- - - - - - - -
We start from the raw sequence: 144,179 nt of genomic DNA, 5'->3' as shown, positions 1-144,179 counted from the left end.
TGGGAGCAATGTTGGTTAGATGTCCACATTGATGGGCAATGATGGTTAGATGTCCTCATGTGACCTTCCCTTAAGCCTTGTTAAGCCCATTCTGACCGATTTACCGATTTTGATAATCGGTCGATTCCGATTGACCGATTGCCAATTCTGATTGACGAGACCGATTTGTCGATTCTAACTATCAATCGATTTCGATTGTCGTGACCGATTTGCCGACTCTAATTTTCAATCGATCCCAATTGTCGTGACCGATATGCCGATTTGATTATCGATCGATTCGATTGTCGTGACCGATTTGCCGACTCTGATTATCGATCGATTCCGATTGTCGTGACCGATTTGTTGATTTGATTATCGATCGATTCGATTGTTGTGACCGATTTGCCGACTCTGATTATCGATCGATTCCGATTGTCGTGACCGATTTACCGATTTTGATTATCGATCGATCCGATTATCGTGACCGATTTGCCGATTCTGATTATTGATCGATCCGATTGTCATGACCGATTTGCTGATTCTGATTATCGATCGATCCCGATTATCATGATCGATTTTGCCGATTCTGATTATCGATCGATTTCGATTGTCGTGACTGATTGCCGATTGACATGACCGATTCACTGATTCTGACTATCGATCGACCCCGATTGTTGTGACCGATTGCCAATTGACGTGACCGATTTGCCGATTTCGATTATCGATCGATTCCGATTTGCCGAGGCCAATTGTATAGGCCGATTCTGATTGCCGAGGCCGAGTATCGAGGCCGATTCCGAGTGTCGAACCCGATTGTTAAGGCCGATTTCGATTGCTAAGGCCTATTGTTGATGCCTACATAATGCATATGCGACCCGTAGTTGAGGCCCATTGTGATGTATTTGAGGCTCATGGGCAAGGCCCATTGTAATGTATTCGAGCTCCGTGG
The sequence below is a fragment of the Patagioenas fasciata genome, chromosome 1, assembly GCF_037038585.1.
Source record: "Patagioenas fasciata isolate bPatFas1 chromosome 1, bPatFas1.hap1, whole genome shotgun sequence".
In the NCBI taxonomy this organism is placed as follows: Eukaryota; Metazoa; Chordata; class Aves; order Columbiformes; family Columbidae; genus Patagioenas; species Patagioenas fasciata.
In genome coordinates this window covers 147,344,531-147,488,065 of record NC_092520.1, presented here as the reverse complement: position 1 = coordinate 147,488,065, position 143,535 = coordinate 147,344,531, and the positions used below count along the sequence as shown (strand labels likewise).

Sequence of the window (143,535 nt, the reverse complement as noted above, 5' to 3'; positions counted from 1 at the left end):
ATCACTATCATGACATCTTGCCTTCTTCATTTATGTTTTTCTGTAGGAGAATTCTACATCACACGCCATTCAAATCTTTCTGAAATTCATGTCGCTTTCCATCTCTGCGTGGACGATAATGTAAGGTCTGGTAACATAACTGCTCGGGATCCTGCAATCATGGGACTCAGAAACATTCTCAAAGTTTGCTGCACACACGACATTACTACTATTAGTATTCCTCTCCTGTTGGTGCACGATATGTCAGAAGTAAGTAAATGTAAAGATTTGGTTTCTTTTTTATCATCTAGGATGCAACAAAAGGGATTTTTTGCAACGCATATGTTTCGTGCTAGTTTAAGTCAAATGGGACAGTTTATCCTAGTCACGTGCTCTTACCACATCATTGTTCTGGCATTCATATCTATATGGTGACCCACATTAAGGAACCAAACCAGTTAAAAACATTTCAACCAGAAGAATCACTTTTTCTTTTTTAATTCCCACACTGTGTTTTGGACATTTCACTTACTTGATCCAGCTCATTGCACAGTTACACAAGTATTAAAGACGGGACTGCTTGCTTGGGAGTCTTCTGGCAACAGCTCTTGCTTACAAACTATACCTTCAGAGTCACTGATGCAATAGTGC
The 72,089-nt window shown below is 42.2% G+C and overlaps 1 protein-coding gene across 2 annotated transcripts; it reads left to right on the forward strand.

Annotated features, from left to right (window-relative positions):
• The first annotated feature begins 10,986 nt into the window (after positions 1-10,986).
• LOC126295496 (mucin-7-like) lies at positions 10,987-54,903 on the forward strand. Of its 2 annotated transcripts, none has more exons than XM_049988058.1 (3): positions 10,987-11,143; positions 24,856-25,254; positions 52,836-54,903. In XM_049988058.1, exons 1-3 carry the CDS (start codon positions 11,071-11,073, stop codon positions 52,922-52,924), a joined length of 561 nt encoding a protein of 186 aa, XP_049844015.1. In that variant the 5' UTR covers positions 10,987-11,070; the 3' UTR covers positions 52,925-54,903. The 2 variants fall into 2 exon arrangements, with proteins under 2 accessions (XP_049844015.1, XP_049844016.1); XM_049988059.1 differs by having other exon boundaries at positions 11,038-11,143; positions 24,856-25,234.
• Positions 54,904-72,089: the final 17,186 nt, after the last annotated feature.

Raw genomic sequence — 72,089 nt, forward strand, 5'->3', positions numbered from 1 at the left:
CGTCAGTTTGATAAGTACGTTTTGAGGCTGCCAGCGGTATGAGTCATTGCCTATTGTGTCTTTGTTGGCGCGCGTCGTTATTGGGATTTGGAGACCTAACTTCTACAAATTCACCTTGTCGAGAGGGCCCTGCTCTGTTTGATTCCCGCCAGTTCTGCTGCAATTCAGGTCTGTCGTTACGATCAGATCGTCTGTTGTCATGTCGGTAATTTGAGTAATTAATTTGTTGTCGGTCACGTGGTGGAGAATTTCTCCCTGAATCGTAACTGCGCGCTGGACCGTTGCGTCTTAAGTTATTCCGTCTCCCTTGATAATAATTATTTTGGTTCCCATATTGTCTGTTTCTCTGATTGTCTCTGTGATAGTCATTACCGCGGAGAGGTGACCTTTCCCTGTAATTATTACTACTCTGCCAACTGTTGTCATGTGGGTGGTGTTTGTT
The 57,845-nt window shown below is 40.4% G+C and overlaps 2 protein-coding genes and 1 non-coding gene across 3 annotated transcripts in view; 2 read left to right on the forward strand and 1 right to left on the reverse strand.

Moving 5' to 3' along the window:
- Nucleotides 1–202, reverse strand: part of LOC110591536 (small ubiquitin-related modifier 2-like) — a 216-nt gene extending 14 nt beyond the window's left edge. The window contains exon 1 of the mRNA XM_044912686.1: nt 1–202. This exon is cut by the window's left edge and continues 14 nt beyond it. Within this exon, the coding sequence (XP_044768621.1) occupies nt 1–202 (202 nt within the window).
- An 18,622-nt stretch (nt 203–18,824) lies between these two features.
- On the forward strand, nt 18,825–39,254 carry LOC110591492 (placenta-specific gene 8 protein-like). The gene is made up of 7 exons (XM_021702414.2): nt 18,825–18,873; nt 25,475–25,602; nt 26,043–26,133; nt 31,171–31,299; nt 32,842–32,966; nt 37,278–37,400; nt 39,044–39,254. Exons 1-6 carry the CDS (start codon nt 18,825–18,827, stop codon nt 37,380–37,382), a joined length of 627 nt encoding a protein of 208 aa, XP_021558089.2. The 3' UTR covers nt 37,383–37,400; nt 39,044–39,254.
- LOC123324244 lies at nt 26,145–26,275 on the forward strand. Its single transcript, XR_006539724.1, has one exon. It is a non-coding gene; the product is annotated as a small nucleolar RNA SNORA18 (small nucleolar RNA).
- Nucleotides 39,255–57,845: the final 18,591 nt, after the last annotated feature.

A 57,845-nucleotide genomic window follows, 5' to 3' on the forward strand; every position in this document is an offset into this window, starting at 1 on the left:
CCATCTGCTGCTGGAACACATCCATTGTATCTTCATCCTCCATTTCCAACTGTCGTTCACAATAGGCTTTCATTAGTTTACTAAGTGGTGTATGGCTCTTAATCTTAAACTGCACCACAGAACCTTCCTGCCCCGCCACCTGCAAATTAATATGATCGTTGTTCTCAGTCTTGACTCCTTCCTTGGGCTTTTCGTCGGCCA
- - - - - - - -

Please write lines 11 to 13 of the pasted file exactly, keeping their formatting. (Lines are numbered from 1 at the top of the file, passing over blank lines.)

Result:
• The first annotated feature begins 10,986 nt into the window (after positions 1-10,986).
• LOC126295496 (mucin-7-like) lies at positions 10,987-54,903 on the forward strand. Of its 2 annotated transcripts, none has more exons than XM_049988058.1 (3): positions 10,987-11,143; positions 24,856-25,254; positions 52,836-54,903. In XM_049988058.1, exons 1-3 carry the CDS (start codon positions 11,071-11,073, stop codon positions 52,922-52,924), a joined length of 561 nt encoding a protein of 186 aa, XP_049844015.1. In that variant the 5' UTR covers positions 10,987-11,070; the 3' UTR covers positions 52,925-54,903. The 2 variants fall into 2 exon arrangements, with proteins under 2 accessions (XP_049844015.1, XP_049844016.1); XM_049988059.1 differs by having other exon boundaries at positions 11,038-11,143; positions 24,856-25,234.
• Positions 54,904-72,089: the final 17,186 nt, after the last annotated feature.